Neurological Rehabilitation

  • New
The Bobath Concept in Contemporary Clinical Practice

R400.00

3 CEUs

    Background: Future development in neurorehabilitation depends upon bringing together the endeavors of basic science and clinical practice. The Bobath concept is widely utilized in rehabilitation following stroke and other neurological conditions. This concept was first developed in the 1950s, based on the neuroscience knowledge of those times.

    Purpose: The theoretical basis of the Bobath concept is redefined based on contemporary neuroscience and rehabilitation science.  The framework utilized in the Bobath concept for the analysis of movement and movement dysfunction is described. This framework focuses on postural control for task performance, the ability to move selectively, the ability to produce coordinated sequences of movement and vary movement patterns to fi t a task, and the role of sensory input in motor behaviour and learning.

    The article describes aspects of clinical practice that differentiate this approach from other models of practice. Contemporary practice in the Bobath concept utilizes a problem-solving approach to the individual’s clinical presentation and personal goals. Treatment is focused toward remediation, where possible, and guiding the individual towards efficient movement strategies for task performance.


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  • New
Complex Regional Pain Syndrome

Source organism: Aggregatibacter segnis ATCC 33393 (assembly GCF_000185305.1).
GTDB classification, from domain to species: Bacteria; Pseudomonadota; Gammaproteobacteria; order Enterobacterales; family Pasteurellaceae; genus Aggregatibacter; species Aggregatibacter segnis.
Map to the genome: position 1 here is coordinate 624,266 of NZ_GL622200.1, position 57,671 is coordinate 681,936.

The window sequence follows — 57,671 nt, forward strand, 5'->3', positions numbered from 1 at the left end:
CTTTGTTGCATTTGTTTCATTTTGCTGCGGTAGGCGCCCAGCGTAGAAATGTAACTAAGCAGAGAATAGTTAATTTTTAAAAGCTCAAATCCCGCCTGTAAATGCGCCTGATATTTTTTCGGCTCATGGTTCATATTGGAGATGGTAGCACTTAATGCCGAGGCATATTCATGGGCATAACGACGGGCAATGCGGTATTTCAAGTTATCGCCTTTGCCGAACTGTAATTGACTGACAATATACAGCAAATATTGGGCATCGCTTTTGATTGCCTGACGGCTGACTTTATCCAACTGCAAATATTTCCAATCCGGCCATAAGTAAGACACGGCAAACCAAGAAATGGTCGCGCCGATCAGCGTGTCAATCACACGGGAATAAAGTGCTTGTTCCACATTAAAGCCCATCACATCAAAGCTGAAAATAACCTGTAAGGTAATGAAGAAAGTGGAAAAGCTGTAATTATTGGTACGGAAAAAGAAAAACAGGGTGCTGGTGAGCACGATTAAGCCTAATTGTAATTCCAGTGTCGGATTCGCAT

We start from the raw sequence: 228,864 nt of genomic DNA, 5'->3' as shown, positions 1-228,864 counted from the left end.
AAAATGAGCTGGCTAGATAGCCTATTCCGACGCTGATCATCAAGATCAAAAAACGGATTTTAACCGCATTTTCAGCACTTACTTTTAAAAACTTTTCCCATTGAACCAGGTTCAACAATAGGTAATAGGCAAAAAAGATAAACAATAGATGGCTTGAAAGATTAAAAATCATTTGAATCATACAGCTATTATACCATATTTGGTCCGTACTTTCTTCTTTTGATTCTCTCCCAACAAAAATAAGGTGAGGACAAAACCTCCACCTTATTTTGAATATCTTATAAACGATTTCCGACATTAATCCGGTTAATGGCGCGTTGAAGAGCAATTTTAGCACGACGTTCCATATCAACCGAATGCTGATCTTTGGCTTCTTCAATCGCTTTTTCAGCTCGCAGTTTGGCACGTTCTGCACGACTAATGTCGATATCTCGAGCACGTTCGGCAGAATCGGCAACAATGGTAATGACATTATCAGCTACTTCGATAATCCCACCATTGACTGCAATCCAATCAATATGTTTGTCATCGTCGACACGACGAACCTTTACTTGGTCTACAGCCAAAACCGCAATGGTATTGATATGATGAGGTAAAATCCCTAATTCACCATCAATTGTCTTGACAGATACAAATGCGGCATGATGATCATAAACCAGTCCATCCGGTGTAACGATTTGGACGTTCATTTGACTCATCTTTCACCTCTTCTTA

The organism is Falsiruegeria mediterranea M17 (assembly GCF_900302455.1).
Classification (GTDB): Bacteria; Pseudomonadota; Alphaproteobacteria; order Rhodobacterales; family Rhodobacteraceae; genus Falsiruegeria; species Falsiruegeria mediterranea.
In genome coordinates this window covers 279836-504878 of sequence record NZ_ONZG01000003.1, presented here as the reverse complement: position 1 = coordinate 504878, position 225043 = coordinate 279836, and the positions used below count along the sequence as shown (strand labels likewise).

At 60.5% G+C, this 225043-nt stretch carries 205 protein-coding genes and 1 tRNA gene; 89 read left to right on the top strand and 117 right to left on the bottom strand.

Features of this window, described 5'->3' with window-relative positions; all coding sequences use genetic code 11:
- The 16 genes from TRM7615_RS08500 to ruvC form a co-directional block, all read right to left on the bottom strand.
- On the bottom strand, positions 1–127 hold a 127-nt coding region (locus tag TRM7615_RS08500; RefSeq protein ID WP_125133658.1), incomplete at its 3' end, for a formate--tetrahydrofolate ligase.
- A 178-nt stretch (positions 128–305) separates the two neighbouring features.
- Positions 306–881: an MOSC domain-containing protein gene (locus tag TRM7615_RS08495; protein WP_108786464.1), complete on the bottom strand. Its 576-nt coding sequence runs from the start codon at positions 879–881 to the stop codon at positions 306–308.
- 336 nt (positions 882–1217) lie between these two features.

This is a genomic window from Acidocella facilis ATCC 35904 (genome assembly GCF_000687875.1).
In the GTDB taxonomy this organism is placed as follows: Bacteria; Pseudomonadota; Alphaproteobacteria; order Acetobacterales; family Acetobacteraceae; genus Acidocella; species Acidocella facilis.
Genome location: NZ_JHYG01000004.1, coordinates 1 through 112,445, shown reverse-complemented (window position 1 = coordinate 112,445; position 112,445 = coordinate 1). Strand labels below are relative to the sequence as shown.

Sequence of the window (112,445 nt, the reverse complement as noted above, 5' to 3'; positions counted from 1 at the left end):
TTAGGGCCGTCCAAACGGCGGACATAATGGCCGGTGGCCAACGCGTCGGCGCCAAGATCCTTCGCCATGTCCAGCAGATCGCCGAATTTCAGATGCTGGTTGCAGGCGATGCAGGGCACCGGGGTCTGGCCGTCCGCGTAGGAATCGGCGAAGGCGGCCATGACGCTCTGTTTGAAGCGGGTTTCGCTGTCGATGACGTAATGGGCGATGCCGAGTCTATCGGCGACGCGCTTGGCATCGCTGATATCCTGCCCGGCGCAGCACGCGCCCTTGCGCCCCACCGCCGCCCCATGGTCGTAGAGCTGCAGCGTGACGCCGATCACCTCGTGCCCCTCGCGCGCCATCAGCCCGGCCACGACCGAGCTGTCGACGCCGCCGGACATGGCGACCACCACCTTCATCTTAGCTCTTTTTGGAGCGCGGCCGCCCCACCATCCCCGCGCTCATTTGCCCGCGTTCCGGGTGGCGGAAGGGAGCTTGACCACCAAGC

R400.00

3 CEUs

    Complex regional pain syndrome (CRPS) is a complex disorder that can have a significant impact on the quality of life of a person with this syndrome. The diagnosis and treatment of CRPS are often difficult as there is no one confirmatory test and no one definitive treatment. Currently, the most widely accepted clinical diagnostic criteria are the Budapest criteria, which were developed by expert consensus. Though no one single treatment has been found to be universally effective, early detection and an interdisciplinary approach to treatment appear to be key in treating CRPS. This review aims to present up-to-date clinical information regarding the diagnosis and management of CRPS and highlight the potential issues with diagnosis in the neurological population.


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  • New
Central Pain Syndromes

R400.00

3 CEUs

    The management of pain in persons with neurological injuries is challenging and complex. A holistic view and clinical approach are necessary when addressing pain in patients with neurological impairment because interpreting signs and symptoms and deciphering sources of pain is never a  straightforward process. This problem is further magnified with the management of central pain syndromes. The best approach is to have a good understanding of the clinical characteristics commonly found in this patient population, in particular for patients with stroke, multiple sclerosis (MS), or spinal cord injury (SCI), as central pain manifests differently between these groups.